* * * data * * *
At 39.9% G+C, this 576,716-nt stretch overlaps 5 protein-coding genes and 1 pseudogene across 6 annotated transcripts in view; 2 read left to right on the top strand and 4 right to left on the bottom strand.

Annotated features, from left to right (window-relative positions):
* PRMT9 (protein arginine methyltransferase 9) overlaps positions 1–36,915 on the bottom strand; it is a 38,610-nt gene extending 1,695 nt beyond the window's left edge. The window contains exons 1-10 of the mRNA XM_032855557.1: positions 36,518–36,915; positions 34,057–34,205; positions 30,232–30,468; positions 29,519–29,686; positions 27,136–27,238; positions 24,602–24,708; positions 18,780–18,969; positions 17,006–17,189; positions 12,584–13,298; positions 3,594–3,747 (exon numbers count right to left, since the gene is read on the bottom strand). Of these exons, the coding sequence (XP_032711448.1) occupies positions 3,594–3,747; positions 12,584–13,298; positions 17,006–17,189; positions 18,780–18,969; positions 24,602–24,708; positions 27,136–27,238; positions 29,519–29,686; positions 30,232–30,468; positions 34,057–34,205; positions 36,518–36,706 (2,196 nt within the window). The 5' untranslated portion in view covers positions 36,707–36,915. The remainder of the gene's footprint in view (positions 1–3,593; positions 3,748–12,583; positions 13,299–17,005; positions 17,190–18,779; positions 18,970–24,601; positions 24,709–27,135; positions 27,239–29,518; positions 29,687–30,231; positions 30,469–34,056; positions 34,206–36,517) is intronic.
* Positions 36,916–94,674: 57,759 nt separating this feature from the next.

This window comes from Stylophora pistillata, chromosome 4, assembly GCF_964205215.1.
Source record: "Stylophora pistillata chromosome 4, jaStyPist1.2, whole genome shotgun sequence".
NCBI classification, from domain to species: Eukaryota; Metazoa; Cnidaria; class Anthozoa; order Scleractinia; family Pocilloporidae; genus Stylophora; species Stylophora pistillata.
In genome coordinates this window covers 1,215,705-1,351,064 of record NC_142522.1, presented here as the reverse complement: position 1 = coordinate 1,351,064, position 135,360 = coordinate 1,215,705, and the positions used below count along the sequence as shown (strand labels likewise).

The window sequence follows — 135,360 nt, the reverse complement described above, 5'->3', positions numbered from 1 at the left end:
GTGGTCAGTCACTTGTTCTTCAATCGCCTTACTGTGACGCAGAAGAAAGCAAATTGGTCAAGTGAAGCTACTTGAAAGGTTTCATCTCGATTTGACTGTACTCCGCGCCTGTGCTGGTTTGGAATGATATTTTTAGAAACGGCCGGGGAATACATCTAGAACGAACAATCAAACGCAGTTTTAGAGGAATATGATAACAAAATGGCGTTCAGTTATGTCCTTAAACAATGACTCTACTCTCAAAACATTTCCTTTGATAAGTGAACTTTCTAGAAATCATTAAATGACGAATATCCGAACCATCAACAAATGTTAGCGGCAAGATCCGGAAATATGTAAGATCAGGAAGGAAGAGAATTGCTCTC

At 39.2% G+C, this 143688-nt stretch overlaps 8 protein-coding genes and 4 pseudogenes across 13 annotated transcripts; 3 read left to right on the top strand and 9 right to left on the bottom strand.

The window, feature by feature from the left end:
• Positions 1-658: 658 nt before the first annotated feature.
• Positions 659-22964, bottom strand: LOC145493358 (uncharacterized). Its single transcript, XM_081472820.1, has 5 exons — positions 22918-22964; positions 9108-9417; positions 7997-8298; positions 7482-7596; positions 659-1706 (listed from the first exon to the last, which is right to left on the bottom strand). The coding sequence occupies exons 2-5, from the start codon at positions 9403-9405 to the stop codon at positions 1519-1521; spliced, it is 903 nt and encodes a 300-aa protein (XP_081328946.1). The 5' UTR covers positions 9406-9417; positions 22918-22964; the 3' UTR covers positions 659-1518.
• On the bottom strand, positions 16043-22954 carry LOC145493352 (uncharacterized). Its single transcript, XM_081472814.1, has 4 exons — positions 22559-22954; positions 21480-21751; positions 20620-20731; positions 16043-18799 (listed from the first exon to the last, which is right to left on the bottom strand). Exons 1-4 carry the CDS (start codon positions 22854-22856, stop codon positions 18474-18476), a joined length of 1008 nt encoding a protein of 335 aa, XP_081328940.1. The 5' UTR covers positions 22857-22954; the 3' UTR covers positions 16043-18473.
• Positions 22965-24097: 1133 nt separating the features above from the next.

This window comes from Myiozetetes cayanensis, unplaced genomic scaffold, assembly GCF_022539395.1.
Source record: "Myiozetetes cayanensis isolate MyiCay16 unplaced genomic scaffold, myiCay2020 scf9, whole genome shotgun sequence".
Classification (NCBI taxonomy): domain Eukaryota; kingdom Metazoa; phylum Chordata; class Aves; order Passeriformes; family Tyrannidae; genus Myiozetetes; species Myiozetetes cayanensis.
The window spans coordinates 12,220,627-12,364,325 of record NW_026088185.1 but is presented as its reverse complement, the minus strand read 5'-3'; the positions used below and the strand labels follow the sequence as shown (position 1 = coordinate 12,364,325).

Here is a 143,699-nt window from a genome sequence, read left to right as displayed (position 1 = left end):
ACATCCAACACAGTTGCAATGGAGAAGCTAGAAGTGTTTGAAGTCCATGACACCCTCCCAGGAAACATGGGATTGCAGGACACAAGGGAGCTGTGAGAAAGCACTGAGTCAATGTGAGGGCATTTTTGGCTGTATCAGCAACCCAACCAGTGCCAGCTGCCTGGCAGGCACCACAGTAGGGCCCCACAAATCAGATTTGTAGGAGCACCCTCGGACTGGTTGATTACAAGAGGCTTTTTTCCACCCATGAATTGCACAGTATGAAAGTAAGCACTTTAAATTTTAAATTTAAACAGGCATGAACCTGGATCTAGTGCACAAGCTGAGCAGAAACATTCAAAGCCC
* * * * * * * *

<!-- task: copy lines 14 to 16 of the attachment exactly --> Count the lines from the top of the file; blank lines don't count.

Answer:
• Positions 659-22964, bottom strand: LOC145493358 (uncharacterized). Its single transcript, XM_081472820.1, has 5 exons — positions 22918-22964; positions 9108-9417; positions 7997-8298; positions 7482-7596; positions 659-1706 (listed from the first exon to the last, which is right to left on the bottom strand). The coding sequence occupies exons 2-5, from the start codon at positions 9403-9405 to the stop codon at positions 1519-1521; spliced, it is 903 nt and encodes a 300-aa protein (XP_081328946.1). The 5' UTR covers positions 9406-9417; positions 22918-22964; the 3' UTR covers positions 659-1518.
• On the bottom strand, positions 16043-22954 carry LOC145493352 (uncharacterized). Its single transcript, XM_081472814.1, has 4 exons — positions 22559-22954; positions 21480-21751; positions 20620-20731; positions 16043-18799 (listed from the first exon to the last, which is right to left on the bottom strand). Exons 1-4 carry the CDS (start codon positions 22854-22856, stop codon positions 18474-18476), a joined length of 1008 nt encoding a protein of 335 aa, XP_081328940.1. The 5' UTR covers positions 22857-22954; the 3' UTR covers positions 16043-18473.
• Positions 22965-24097: 1133 nt separating the features above from the next.